Tuesday, March 10, 2009

The Changeling

The Changeling, the recent Clint Eastwood movie about social justice, has a line that Angelina Jolie (the Mum) tells her young son Walter: "Don't start a fight, but make sure you finish your fights." The real-life mum of the movie, Christine Collins, showed us the importance of not only feeling deeply, speaking up but and most importantly, taking action. She publicly criticized the LA Police Department about their policies. With good reason. Walter was missing; and for whom her search never stopped. Christine, herself, had been physically and psychologically abused by the system. If you disagreed with the police force, you stood a good chance of going missing or being locked up in a mental institution, or dead. She pursued her feelings and her criticism with action.

Part of my faith journey has included studying the history of the church, especially the Lutheran branch. I wanted to understand what it meant to be Lutheran. That's when I discovered the shadows of the Lutheran Church. Two large dark ones.

Martin Luther was an anti-semite. There is no question about this, one need simply read his words. He preached anti-semitism. Some historians trace Germany's anti-semitic roots to Luther.

The Lutheran Church, the official church of the Germany, yielded to Nazism. There is no question about this one either, one need only to read the biographies of Dietrich Boenhoffer.

Criticism in Germany was dangerous in the Thirties and Forties. It could cost you your life. The church took the easy road on this one. Certainly there was compassion for the plight of those who were persecuted by the political regimes. But compassion without action is pointless.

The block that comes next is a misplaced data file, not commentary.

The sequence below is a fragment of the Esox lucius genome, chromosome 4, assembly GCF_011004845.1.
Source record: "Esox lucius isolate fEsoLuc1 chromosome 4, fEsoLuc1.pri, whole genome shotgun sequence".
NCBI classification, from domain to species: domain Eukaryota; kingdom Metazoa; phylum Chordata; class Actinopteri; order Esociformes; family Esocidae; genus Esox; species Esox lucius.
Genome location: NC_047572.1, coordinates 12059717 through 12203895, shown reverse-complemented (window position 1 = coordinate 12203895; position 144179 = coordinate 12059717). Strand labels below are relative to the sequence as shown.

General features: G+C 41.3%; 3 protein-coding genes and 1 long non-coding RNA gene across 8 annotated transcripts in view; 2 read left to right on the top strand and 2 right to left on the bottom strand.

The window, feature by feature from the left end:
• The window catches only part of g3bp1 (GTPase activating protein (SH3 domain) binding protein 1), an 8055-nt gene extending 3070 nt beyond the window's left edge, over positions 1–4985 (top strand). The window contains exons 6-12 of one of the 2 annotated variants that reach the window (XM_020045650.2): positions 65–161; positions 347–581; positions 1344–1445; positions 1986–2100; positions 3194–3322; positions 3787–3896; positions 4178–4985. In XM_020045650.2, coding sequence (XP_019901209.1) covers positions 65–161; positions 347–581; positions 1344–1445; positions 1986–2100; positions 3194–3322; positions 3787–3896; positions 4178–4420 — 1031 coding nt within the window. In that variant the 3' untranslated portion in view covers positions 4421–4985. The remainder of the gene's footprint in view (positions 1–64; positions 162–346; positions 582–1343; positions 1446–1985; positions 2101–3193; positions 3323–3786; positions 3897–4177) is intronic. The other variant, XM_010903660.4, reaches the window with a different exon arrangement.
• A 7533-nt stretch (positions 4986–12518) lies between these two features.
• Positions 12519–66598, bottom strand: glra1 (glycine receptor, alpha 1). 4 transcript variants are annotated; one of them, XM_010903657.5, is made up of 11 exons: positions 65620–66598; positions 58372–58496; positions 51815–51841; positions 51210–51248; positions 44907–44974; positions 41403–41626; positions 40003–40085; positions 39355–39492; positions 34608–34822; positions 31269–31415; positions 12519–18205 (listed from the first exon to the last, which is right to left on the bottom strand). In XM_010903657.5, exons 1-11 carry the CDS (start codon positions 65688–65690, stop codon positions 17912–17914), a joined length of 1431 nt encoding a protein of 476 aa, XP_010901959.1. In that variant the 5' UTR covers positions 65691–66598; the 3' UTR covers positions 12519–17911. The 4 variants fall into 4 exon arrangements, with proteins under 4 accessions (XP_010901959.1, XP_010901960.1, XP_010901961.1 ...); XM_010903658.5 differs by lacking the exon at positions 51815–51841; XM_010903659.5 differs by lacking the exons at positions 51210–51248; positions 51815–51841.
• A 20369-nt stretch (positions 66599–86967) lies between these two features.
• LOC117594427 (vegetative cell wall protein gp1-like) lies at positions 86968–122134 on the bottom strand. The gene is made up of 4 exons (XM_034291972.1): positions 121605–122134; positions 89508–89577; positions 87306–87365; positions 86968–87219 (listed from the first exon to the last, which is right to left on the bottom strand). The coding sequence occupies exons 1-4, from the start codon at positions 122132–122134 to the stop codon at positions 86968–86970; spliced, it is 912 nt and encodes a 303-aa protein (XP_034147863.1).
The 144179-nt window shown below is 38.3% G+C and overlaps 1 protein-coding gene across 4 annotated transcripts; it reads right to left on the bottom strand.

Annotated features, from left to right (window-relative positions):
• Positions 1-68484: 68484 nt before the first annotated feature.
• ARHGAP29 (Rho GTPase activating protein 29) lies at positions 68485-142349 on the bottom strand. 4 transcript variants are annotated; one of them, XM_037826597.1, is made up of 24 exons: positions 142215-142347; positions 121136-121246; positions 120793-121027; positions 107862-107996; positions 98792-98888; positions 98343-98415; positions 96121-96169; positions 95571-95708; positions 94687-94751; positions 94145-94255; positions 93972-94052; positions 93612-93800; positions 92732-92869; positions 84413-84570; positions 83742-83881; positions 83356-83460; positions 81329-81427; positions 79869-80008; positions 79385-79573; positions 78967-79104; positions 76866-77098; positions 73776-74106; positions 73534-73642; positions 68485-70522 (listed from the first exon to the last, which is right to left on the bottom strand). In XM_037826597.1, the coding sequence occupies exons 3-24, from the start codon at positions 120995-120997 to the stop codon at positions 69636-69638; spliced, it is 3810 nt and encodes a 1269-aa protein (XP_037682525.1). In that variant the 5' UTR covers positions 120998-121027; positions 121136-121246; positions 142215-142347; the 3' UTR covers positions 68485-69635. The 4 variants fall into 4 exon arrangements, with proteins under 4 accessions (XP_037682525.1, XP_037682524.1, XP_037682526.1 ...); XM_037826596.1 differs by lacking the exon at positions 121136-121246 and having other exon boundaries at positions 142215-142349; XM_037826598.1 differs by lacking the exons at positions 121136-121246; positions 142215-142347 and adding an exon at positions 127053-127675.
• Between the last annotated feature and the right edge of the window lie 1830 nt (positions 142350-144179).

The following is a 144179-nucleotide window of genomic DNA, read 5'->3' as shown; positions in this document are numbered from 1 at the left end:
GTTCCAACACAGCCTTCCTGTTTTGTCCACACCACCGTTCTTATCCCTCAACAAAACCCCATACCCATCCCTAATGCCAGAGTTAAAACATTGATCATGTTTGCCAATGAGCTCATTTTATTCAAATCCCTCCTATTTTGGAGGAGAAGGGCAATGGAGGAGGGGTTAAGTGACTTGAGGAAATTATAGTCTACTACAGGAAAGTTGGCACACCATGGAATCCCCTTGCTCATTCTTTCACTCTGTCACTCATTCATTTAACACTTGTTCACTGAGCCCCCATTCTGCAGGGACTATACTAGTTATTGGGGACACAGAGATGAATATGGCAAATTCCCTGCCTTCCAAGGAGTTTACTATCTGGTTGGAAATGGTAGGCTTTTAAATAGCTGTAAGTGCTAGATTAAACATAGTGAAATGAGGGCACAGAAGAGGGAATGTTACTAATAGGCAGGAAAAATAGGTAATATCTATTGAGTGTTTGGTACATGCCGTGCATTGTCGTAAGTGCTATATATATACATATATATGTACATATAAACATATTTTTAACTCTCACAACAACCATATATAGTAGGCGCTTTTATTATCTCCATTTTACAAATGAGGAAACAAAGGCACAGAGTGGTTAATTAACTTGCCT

As we are learning from our indigenous people, apologies are the first step to healing centuries-old hurt. In my mind, Luther and his followers (and that includes me!) owe the Jewish population a long overdue apology. These shadows of the church (and not just the Lutheran branch) continue. Today’s discriminated social sector are those with non-conforming sexual identities. Today, we are oozing with compassion for the portion of the Anglican Worldwide Communion whose religious convictions preclude them from unconditional acceptance of the LGBT sector. Hence the continuing moratoria on making a decision about how we will include the ‘sexual niggers’ of our society.

In this time and place of our lives, we have the great ability to exercise our freedom of speech and voice our concerns. We have the freedom to question authority without risk. With this freedom comes responsibility. Criticism is a form of freedom of speech. With it comes a heightened responsibility. It requires self-questioning, removal of reactivity and compassion. If criticism does not walk hand-in-hand with this trio, we have meaningless, hurtful diatribe. However, without out action, thinking and feeling are the incense of Christian life; only a reminder of what we are called to do: love radically.